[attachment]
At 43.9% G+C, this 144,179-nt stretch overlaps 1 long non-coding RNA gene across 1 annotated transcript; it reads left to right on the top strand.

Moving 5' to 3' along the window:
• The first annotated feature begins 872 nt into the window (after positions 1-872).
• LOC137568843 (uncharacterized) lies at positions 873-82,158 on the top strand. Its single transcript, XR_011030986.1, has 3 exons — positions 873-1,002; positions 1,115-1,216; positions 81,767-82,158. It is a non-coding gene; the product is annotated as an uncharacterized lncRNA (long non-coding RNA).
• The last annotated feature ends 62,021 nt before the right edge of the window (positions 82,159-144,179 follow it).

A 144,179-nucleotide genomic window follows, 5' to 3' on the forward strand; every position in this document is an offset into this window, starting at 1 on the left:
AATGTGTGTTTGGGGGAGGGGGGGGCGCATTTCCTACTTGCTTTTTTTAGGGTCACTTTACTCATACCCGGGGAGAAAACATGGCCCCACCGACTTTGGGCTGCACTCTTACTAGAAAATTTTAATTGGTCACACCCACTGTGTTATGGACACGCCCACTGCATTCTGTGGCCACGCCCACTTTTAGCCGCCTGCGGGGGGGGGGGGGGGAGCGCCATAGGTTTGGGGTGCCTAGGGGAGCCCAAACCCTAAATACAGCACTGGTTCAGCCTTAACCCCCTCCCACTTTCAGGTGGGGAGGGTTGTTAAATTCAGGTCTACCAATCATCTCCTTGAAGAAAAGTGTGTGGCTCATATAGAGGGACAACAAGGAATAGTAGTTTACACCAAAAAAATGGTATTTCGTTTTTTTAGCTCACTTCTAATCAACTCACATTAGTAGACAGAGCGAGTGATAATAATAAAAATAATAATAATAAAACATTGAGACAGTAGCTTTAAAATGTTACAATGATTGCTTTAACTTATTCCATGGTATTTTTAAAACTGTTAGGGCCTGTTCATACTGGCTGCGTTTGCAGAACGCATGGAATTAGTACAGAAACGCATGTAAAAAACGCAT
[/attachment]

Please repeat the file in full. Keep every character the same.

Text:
At 43.9% G+C, this 144,179-nt stretch overlaps 1 long non-coding RNA gene across 1 annotated transcript; it reads left to right on the top strand.

Moving 5' to 3' along the window:
• The first annotated feature begins 872 nt into the window (after positions 1-872).
• LOC137568843 (uncharacterized) lies at positions 873-82,158 on the top strand. Its single transcript, XR_011030986.1, has 3 exons — positions 873-1,002; positions 1,115-1,216; positions 81,767-82,158. It is a non-coding gene; the product is annotated as an uncharacterized lncRNA (long non-coding RNA).
• The last annotated feature ends 62,021 nt before the right edge of the window (positions 82,159-144,179 follow it).

A 144,179-nucleotide genomic window follows, 5' to 3' on the forward strand; every position in this document is an offset into this window, starting at 1 on the left:
AATGTGTGTTTGGGGGAGGGGGGGGCGCATTTCCTACTTGCTTTTTTTAGGGTCACTTTACTCATACCCGGGGAGAAAACATGGCCCCACCGACTTTGGGCTGCACTCTTACTAGAAAATTTTAATTGGTCACACCCACTGTGTTATGGACACGCCCACTGCATTCTGTGGCCACGCCCACTTTTAGCCGCCTGCGGGGGGGGGGGGGGGAGCGCCATAGGTTTGGGGTGCCTAGGGGAGCCCAAACCCTAAATACAGCACTGGTTCAGCCTTAACCCCCTCCCACTTTCAGGTGGGGAGGGTTGTTAAATTCAGGTCTACCAATCATCTCCTTGAAGAAAAGTGTGTGGCTCATATAGAGGGACAACAAGGAATAGTAGTTTACACCAAAAAAATGGTATTTCGTTTTTTTAGCTCACTTCTAATCAACTCACATTAGTAGACAGAGCGAGTGATAATAATAAAAATAATAATAATAAAACATTGAGACAGTAGCTTTAAAATGTTACAATGATTGCTTTAACTTATTCCATGGTATTTTTAAAACTGTTAGGGCCTGTTCATACTGGCTGCGTTTGCAGAACGCATGGAATTAGTACAGAAACGCATGTAAAAAACGCAT